Research Study 2, Research Brief 2, 2015
Important Outcomes of Employment as Reported by People with Multiple Sclerosis
by James Krause
Multiple sclerosis (MS) affects approximately 2.3 million people worldwide, with most individuals being diagnosed between the ages of 20 and 40 during what are usually the most active employment years. i Employment is of great importance to adult life and produces tangible (income, fringe benefits) and intangible (intrinsic benefits, purpose in life) benefits. However, MS can present significant barriers to maintaining employment. Research has found that, as the illness progresses, there is a sharp decline in employment One study found that only 20-30% of people with MS were employed 15 years after diagnosis,ii and less than 50% in the US are currently employed.iii
The majority of research on employment of people with disabilities focuses on employment rate, health and employment, or employer perceptions. Although obtaining and maintaining work is an important employment outcome, other quality indicators of employment must be considered. Current literature is devoid of studies examining subjective aspects of the employment experiences and quality employment outcomes throughout the work life cycle of people with MS. This RRTC study sought to identify important predictors and outcomes of employment of greatest importance as defined by individuals with MS. Our objectives included the following.
- Identify at least two sets of factors/predictors related to quality employment.
- Identify three common themes of quality employment throughout the work life cycle after diagnosis of MS.
- Describe how qualitative and quantitative studies may work together to clarify employment outcomes.
What is the source of information?
To allow for new insights on quality outcomes of employment, a qualitative approach was used. We conducted three focus groups in three different geographic locations (Ohio, Georgia, South Carolina), in an effort to get a cross sectional representation and to assess if regional differences were linked to quality outcomes of employment. We recruited participants from a variety of different sources, including community support groups and clinics. Participants included 74 individuals who had a physical disability from MS, were over 18 years old, were less than 65 years old at the time of diagnosis, and had been employed at some point after their diagnosis. Groups were heterogeneous. A semi-structured interview format queried participants about factors impacting employment.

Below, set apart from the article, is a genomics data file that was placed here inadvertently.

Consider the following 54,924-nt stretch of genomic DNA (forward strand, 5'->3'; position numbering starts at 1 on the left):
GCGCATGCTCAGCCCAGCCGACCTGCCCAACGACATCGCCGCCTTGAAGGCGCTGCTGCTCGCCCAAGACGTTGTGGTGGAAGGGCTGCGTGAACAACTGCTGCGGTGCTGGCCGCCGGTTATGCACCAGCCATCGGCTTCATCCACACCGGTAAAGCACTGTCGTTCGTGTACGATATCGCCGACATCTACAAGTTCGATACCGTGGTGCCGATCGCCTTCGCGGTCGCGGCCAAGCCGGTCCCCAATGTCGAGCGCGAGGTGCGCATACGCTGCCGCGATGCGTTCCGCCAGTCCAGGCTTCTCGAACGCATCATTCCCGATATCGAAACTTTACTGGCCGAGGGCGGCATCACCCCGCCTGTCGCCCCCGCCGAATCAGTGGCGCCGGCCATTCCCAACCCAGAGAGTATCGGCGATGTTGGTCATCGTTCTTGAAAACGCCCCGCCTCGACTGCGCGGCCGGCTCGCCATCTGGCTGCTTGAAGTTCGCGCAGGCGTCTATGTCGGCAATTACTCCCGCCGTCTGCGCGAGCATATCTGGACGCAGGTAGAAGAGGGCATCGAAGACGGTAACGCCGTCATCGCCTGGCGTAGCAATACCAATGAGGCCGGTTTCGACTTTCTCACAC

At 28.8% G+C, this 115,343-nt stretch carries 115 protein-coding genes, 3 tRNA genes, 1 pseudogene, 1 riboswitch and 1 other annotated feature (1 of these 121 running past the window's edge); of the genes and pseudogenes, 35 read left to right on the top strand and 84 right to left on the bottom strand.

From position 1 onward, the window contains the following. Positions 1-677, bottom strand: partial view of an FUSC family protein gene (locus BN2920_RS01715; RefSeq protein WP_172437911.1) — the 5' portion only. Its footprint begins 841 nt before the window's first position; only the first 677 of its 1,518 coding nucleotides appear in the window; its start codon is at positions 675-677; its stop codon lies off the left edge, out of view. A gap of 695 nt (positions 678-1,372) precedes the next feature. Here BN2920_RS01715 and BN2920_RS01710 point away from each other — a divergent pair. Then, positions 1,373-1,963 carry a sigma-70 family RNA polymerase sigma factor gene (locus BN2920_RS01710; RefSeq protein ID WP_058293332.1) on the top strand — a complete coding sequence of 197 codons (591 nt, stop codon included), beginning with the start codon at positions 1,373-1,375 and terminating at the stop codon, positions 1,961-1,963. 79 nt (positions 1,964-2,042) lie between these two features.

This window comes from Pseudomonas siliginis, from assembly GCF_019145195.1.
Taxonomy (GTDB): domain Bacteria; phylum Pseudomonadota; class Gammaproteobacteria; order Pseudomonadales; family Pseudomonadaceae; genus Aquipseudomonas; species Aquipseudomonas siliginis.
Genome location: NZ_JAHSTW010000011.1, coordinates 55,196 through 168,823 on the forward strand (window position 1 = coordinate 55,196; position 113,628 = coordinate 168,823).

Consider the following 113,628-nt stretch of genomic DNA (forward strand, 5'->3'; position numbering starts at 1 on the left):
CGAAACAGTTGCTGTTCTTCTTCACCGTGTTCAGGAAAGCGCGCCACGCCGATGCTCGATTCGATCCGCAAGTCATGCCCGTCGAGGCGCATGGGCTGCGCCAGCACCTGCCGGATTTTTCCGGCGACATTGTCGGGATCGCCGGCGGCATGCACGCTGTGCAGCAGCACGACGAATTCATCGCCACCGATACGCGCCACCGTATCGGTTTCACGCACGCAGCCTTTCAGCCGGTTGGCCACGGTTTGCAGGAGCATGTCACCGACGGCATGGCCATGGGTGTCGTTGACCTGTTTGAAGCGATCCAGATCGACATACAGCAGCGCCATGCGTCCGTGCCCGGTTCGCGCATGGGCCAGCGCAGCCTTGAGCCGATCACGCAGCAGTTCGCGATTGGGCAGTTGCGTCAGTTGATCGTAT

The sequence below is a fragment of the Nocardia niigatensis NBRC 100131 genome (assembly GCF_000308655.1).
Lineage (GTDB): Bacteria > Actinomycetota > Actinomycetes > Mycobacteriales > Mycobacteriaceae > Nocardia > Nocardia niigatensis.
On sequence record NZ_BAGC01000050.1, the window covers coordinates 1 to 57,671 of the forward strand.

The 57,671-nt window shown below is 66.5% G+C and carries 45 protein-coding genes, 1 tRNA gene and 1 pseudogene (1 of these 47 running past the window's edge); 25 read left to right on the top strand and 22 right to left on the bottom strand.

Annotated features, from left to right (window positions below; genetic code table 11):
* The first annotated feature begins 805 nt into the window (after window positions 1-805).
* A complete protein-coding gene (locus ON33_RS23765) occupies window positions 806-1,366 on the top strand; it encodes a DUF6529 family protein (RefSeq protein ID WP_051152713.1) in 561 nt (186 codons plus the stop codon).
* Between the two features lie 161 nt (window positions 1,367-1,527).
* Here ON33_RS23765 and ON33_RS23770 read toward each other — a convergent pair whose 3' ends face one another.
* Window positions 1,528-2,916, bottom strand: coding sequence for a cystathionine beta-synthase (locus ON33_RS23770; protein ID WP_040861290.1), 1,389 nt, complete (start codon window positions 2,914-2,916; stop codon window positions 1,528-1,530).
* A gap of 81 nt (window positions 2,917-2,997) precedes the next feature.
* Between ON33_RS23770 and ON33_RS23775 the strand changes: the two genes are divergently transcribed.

What are the general themes individuals with MS found to be important outcomes of employment?
Participants identified three important themes within employment outcomes, which included compensation, helping others, and personal well-being. Compensation includes things such as income and benefits, or tangible aspects of employment. In contrast, helping others and promoting personal well-being are more intangible benefits of employment.
What types of compensation do people feel are important?
Salary, pay for health needs, and compensation to support responsibilities and lifestyle were all deemed important. Many participants expressed money to pay bills and to pay for health care needs, including medications, is a primary benefit of working. As stated by one participant, “Yes, I love my job, and I like the social aspect, and I like making people happy, but it’s all about a paycheck.” For others, the benefit of working was more related to the lifestyle compensation from work could provide. The following quote reflects an example of how salary from employment allowed one participant to support his lifestyle: “Work is a paycheck that allows me to go on vacation in certain areas.”
How does helping others impact employment?
Participants identified helping others through their jobs, such as inspiring others, providing direct help or assistance, and general helping, provided a sense of value and importance to them. One of our participants stressed how inspiring others brought fulfillment at work: “What inspires me is to have people come to me and say I’m their inspiration because I’m doing so well with my MS. And they look up to me, and they think if I can do it, anybody can do it.” For others, the direct help they provide in their job, such as working with veterans or helping with a certain project, makes them feel valued for their work.
How is personal well-being related to employment?